Refueling innovation in the US chemicals industry by taking advantage of the research and development tax credit
The federal Research and Development (R&D) tax credit, also known as the Research and Experimentation (R&E) tax credit is a major US economic incentive intended to encourage innovation and manufacturing within the US. It can provide companies with a significant, direct reduction in income tax liability for increasing their investment in scientific and technology based development projects compared to the previous three years. This investment is usually in the form of qualifying employee activities and other expenses related to product and process development, where the outcome is uncertain. It is therefore worthwhile for any US based business in the chemical industry that is attempting to innovate to consult with an R&D tax credit professional if they are not already claiming this credit. Even if a company is already claiming this credit it is worth examining to ensure this benefit is truly optimized.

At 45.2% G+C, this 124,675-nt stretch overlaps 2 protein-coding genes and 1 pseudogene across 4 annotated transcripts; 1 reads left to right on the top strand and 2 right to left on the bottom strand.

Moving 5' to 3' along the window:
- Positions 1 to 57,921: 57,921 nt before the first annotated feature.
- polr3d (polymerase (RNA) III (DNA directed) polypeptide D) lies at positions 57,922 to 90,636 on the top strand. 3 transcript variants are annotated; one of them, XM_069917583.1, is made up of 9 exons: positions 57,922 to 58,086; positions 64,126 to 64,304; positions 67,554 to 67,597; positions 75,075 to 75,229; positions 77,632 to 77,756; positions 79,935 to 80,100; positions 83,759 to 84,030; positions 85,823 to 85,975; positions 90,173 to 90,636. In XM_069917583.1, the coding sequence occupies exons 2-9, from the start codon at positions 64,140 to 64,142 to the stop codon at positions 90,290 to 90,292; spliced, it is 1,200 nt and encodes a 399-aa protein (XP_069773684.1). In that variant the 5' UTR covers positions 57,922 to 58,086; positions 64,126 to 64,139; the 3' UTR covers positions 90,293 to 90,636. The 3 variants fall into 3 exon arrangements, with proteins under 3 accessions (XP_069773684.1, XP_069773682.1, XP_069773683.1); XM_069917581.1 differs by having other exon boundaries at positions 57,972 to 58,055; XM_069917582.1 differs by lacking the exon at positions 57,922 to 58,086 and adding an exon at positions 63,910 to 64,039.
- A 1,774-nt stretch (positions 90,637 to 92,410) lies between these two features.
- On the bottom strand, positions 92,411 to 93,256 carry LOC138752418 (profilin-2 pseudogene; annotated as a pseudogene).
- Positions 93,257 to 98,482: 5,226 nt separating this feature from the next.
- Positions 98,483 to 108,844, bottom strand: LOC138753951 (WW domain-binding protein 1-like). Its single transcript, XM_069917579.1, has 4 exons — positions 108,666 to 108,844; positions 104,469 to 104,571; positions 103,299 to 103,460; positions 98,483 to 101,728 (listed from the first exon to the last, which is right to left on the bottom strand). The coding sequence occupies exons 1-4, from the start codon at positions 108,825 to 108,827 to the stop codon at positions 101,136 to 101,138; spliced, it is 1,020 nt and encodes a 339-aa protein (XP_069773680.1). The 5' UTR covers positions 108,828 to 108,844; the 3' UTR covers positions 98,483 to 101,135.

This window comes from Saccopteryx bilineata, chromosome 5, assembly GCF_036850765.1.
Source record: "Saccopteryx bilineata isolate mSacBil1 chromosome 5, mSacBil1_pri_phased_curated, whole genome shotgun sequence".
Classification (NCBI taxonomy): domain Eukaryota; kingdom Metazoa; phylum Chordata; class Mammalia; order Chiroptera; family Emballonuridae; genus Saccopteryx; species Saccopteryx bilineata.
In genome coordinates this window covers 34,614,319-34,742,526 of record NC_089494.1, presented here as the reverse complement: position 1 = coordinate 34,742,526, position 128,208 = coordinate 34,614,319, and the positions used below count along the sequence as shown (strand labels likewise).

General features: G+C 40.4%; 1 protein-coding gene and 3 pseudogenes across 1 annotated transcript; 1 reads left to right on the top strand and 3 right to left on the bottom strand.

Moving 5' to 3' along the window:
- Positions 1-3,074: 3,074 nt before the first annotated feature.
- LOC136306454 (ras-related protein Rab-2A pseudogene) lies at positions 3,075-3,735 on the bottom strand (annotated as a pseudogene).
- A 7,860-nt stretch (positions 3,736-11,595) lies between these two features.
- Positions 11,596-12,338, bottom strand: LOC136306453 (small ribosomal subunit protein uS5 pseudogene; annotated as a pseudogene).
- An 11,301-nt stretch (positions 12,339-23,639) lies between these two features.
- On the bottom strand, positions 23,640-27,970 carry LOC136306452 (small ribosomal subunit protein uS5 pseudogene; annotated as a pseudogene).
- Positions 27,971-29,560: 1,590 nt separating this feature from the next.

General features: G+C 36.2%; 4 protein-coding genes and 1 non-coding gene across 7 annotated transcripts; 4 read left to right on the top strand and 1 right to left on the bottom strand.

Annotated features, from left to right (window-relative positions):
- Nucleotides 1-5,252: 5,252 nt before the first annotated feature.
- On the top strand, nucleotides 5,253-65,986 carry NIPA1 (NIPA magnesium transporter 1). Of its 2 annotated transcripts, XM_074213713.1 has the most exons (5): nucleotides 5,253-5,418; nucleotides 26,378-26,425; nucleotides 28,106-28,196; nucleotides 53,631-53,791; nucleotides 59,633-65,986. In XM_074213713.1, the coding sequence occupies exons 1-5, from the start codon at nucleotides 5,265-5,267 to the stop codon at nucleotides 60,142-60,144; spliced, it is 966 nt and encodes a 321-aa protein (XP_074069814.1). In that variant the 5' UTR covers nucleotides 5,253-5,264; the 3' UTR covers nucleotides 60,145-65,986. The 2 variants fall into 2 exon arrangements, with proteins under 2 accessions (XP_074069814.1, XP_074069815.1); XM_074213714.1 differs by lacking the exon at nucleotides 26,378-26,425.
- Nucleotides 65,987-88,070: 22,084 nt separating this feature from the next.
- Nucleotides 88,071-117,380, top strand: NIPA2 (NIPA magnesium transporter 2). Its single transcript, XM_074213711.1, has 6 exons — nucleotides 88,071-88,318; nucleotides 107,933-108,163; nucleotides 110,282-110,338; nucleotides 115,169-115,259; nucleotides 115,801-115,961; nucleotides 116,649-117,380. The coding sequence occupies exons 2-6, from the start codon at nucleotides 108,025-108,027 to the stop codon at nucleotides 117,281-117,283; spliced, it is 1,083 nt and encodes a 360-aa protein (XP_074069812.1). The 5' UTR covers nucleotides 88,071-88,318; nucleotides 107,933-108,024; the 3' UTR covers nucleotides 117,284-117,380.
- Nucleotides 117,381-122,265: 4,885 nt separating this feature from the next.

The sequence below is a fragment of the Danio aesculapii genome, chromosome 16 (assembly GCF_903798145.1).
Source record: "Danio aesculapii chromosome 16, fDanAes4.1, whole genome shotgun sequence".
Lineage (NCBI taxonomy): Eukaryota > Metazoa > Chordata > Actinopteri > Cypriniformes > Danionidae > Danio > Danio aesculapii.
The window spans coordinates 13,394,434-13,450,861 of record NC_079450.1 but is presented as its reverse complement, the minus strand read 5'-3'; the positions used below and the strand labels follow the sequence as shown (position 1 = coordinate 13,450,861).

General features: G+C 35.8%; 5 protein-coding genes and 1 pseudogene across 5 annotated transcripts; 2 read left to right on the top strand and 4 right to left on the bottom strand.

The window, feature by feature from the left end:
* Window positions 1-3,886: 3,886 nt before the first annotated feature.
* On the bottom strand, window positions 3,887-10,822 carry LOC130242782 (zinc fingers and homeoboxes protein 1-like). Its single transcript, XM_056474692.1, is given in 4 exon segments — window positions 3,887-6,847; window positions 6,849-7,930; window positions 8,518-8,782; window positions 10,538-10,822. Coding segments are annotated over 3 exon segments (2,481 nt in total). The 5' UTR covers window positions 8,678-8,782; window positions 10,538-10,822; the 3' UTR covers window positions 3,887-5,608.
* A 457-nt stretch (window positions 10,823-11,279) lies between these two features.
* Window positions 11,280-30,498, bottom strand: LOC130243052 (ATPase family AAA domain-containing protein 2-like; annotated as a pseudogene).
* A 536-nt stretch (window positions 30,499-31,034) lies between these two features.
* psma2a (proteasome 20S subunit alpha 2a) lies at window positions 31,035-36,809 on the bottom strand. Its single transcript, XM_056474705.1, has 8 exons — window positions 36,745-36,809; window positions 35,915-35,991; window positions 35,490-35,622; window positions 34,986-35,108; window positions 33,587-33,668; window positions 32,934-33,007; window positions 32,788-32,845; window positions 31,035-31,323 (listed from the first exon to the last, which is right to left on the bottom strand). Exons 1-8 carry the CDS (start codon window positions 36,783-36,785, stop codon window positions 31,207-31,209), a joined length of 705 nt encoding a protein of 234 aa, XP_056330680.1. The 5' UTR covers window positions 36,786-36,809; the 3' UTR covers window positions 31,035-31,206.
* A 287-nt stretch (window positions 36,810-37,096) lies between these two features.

The chemicals industry is an essential component of the U.S. economy, driving innovation for every other sector. The industry’s approximately 10,000 firms produce more than 70,000 products, accounting for more than $800 billion in revenue and touching 96 percent of all manufactured products. The industry spans companies from the development of new plastics and injection molding to the development of green polymers to protect the environment, medical devices and pharmaceuticals.
Why did the US government create the research credit? From a financial perspective, research and development is a risky undertaking for businesses. A newly developed product may become tremendously successful and become a great source of revenue. Similarly a newly developed production process or an improvement to existing process may significantly reduce costs, enhance product quality, increase yield, and enhance product safety and again result in increased cash flow. However, R&D efforts oftentimes fail, generating no immediate return. In these situations, companies might be reluctant to commit resources towards risky research undertakings. By e ...